What three things should you consider for your colostrum program? Hint- this isn’t the usual spiel!

As calf research continues to progress, we are better able to intervene at key moments to positively alter a calf’s outcome. For instance, we know that testing maternal colostrum with a refractometer gives us the ability to ensure the calf will receive enough immunoglobulins in the first meal to reduce their risk for morbidity and mortality. With new research, we have a better understanding of other factors and management strategies that can be used to keep a calf on target:

  1. Fine tuning our consensus of what defines successful passive transfer and failure of passive transfer in calves;
  2. Benefits of multiple colostrum feedings in the first days of life;
  3. Implications of heat stress during gestation.

It isn’t about passing or failing anymore

By increasing calf serum IgG concentration, the risk for morbidity and mortality decreases, thus, a new study (Lombard, 2020) is suggesting a graded system for evaluating transfer of passive immunity in calves. Calf illness continues to be a significant challenge, and one that has long lasting implications into future performance. Maximizing calf serum IgG content is one way to naturally prevent, or certainly lessen the severity, of common calf diseases (see Table 1). (adapted from Lombard, 2020):

Category Serum IgG, g/L % Morbidity % Mortality
Poor <10 46.1 7.4
Fair 10-17.9 36.1 3.8
Good 18-24.9 34.8 1.5
Excellent ≤25 28.5 2.5

Previously, a serum level of 10 g/L of IgG or more was considered a “pass”, however, a calf with “fair” passive transfer status is still nearly 8% more likely to experience illness than a calf with “excellent” transfer of passive immunity. This represents more interventions needed such as electrolyte therapy, antibiotics, and lost future milk production.

Is it just the first feeding that is important?

The timing of the first meal is critical, but also feeding colostrum beyond the first 24 hours of life. When comparing apparent efficiency of absorption (AEA) when feeding colostrum at birth, versus six to twelve hours after birth, the AEA drops from nearly 52% down to 35% (Fischer, 2018). Likewise, delaying the first meal of colostrum out to six or more hours has a negative impact on the number of beneficial bacteria in a calf’s gut. Moreover, extending colostrum, or transition milk, feeding beyond the first days has positive impacts on the early structural development of a calf’s small intestine (Pyo, 2020). Also note, a calf is born with minimal fat reserves, thus extending the supply of energy and nutrient dense colostrum, or transition milk, will have further benefit to the calf. With nearly 70% of the immune system located in the gut, it is critical to provide colostrum early to promote the proliferation of healthy bacteria and maintain feeding colostrum or transition milk for a few days after birth to stimulate early gut development.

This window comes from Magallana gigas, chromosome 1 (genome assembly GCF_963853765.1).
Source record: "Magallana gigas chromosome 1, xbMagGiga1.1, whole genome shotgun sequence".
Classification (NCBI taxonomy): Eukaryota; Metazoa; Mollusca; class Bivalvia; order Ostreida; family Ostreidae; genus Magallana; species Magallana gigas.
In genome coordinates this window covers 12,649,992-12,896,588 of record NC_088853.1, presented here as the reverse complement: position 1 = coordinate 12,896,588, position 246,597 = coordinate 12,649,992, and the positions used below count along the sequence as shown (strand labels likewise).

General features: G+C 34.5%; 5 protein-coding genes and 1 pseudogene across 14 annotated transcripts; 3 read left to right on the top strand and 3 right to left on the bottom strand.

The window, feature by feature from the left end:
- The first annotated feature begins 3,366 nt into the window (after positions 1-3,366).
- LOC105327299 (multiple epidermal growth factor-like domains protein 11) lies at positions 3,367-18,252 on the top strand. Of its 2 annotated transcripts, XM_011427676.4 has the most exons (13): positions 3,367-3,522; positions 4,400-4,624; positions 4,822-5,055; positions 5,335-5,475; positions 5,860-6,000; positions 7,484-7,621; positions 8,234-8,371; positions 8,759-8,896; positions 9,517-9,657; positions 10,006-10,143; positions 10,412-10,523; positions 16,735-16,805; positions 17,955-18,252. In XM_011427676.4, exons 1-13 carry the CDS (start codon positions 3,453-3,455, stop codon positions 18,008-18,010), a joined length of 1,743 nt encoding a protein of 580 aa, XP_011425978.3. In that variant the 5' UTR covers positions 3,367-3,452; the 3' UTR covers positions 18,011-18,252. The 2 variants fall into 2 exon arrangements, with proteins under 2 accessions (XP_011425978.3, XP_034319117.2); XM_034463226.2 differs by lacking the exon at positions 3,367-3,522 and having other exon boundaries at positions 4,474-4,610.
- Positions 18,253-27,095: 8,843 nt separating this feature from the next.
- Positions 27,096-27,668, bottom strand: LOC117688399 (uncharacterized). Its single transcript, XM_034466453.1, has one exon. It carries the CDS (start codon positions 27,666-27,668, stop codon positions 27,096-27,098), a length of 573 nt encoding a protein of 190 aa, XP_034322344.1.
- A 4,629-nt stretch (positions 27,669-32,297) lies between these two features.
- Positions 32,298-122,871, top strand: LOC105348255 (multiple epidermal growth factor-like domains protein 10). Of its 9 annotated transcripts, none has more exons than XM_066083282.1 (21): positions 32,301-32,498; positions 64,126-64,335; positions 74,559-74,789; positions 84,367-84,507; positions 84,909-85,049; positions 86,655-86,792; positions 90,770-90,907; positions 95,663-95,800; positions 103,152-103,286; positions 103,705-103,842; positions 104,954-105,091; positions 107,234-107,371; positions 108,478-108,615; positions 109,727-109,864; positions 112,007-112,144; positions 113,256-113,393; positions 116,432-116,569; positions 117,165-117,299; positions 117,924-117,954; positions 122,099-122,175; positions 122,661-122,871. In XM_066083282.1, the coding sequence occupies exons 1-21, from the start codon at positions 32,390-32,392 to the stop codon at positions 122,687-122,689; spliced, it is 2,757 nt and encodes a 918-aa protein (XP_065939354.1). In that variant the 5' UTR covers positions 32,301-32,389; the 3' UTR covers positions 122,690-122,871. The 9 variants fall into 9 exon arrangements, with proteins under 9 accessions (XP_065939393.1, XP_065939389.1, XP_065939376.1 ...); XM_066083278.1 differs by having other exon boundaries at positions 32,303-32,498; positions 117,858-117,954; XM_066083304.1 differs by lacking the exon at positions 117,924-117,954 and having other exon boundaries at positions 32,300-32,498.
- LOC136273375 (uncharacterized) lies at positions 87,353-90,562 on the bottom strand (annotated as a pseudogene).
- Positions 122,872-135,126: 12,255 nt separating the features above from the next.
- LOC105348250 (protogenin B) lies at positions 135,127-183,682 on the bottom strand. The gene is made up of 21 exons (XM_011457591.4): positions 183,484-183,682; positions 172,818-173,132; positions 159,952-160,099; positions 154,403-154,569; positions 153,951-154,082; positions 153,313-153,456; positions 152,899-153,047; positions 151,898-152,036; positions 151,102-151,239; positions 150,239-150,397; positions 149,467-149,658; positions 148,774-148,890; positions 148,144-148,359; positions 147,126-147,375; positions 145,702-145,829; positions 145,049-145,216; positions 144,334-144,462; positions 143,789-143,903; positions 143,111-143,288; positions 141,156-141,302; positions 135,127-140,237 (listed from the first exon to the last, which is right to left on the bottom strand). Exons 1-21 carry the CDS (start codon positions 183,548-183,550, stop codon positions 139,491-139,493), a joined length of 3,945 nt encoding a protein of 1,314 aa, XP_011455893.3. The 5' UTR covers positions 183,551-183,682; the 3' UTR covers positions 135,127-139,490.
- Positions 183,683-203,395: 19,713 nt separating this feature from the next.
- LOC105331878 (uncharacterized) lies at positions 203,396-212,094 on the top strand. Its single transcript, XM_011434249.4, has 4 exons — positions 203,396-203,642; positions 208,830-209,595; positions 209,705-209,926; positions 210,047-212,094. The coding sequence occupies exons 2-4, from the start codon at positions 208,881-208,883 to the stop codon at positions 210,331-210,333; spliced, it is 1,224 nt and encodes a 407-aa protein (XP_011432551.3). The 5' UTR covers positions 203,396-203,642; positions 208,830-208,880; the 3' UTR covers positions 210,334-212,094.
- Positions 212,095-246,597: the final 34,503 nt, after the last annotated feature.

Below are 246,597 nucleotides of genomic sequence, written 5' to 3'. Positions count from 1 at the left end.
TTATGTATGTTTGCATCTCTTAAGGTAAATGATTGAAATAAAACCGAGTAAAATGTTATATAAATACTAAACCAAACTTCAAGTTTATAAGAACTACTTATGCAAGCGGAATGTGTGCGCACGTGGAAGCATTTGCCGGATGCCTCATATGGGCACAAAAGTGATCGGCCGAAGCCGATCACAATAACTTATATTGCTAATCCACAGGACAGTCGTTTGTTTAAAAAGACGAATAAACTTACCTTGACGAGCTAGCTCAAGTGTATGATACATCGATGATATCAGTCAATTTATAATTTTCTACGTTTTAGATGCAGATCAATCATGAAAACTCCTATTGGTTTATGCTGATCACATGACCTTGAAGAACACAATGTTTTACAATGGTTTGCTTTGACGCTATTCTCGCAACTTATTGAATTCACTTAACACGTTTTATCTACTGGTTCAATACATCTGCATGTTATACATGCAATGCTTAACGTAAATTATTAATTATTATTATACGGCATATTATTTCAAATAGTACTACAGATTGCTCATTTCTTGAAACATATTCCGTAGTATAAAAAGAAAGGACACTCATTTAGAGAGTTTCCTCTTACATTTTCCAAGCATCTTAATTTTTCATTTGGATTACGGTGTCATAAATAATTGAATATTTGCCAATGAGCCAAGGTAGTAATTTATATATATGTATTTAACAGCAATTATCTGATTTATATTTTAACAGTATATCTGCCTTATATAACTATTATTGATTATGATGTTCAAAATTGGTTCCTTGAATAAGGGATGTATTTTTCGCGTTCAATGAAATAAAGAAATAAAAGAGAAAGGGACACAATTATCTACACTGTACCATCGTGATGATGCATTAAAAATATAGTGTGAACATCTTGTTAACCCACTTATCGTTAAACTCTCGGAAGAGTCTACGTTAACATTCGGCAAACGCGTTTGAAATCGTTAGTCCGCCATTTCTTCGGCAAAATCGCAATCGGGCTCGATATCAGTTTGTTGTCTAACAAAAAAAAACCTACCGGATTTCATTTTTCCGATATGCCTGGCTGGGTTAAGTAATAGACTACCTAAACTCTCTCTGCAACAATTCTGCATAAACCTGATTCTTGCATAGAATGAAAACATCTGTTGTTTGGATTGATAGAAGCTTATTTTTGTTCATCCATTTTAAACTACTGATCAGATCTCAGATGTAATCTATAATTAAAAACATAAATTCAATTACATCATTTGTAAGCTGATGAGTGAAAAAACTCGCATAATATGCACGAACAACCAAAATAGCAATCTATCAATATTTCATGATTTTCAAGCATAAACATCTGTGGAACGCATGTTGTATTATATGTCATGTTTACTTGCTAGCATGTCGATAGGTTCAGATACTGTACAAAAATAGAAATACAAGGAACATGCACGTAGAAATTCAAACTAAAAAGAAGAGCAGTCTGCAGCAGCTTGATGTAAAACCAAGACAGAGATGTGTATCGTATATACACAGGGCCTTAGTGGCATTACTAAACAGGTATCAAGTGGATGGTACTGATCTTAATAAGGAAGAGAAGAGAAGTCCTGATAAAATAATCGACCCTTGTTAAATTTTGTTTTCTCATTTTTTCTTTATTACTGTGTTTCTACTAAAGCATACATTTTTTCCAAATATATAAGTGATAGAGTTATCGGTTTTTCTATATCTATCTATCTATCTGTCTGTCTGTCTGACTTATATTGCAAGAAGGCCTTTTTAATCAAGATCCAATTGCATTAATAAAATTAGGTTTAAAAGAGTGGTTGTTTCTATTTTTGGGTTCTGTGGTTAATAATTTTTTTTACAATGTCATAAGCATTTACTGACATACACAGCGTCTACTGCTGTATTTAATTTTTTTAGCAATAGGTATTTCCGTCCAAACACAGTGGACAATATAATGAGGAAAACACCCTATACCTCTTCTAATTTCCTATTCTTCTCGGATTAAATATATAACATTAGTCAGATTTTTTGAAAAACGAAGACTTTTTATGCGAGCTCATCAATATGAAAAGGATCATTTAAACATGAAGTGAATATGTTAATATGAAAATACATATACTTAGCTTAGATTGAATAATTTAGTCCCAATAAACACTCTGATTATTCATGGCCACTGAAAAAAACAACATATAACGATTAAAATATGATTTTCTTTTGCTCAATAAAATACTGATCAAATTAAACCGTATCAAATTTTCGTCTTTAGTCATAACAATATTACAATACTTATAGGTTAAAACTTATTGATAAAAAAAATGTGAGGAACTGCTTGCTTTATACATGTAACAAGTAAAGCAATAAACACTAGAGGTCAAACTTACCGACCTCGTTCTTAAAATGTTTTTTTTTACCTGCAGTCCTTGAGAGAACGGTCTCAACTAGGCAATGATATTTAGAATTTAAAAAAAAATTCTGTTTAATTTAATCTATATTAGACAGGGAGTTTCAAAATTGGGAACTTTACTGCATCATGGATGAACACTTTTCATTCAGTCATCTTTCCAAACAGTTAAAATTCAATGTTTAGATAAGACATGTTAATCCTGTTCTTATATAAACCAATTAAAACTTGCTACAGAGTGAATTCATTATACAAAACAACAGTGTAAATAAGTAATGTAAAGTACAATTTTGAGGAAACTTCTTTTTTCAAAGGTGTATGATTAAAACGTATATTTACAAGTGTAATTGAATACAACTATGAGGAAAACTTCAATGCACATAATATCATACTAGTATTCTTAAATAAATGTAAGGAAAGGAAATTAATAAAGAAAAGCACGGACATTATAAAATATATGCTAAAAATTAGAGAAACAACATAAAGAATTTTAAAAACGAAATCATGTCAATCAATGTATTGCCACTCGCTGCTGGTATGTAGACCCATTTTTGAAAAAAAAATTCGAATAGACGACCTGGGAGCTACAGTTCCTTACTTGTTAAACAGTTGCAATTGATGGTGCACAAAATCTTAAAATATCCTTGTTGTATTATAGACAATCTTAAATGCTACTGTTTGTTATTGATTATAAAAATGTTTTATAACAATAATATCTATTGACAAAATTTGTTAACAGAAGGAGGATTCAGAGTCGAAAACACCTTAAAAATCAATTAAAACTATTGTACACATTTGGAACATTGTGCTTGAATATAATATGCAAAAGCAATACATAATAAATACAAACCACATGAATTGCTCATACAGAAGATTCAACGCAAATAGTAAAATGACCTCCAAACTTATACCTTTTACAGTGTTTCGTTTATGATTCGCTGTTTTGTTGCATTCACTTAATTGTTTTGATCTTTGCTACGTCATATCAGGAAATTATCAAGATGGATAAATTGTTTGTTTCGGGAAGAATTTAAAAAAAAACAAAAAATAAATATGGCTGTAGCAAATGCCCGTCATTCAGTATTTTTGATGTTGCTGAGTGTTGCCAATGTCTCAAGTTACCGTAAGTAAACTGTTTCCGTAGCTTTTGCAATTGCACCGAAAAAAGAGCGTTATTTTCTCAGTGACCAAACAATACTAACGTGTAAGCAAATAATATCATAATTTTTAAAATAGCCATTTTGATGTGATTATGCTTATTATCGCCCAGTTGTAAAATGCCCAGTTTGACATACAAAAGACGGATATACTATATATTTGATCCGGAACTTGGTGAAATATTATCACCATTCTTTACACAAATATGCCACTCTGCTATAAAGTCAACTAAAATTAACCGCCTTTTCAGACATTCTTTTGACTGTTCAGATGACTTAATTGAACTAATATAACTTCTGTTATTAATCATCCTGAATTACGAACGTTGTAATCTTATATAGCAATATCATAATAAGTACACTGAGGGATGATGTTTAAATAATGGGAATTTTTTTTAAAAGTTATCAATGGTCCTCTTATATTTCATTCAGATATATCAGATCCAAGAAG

Transfer of passive immunity is hindered by the heat

Under heat stress conditions during late gestation, a number of negative effects are imparted on the calf, but perhaps the earliest and most significant challenge is the reduction in a calf’s ability to absorb immunoglobulins (IgG) from colostrum. It is unclear what the exact mechanism is behind this, but there are two clear examples showing how significant this problem is. Both Tao (2012) and Laporta (2017) showed that calves born to heat stressed cows (no additional cooling measures provided during late gestation) had lower serum IgG concentration at 24 hours, demonstrating their reduced ability to absorb IgG.

Apparent Efficiency of Absorption (AEA) of IgG When Calves are Born to Heat Stressed or Cooled Cows
Tao (2012) Born to a cooled cow 33.6% 14.4% less efficient
Born to a heat stressed cow 19.2%
Laporta (2017) Born to a cooled cow 20% 7.7% less efficient
Born to a heat stressed cow 12.3%

AEA is a function of colostral IgG content, the amount fed, the size of calf (blood volume), and the end serum IgG result. As a practical example, if a 40kg calf was born to a cooled cow (AEA 33.6%, Tao 2012) and fed 4L of 22% Brix colostrum, the theoretical serum IgG level would be 24.3 g/L of IgG. However, if we took that same calf, but was born to a heat stressed cow (12.3% AEA, Laporta 2017), the theoretical serum IgG would then be 8.9 g/L of IgG, which would represent failure of passive immune transfer.

What management strategies can be used to overcome this challenge?

  1. Provide additional cooling measures (extra fans, sprinklers) in the dry cow pen, as this will have benefits beyond
    improving effectiveness of colostral IgG absorption by the calf;
  2. Testing all maternal colostrum, and increasing the target Brix value to compensate for reduced absorption efficiency,
    especially for calves born at night;
  3. Freezing high value colostrum (e.g. 28%+ Brix) for use during summer months;
  4. Supplementing maternal colostrum with a colostrum replacer to increase and standardize IgG content for all
    calves. As a quick rule of thumb, Grober Nutrition’s Calf’s Choice Total colostrum replacer provides a 1% Brix
    increase for every 15g of powder used per litre.
  5. Above all, always remember that equipment used to collect and
    feed colostrum must be clean, as microbial contamination will
    further hinder the calf’s ability to absorb IgG.
For more information on the use of an extender with your whole milk please reach out to one of our Young Animal Specialists.
Grober Nutrition

Leave a Reply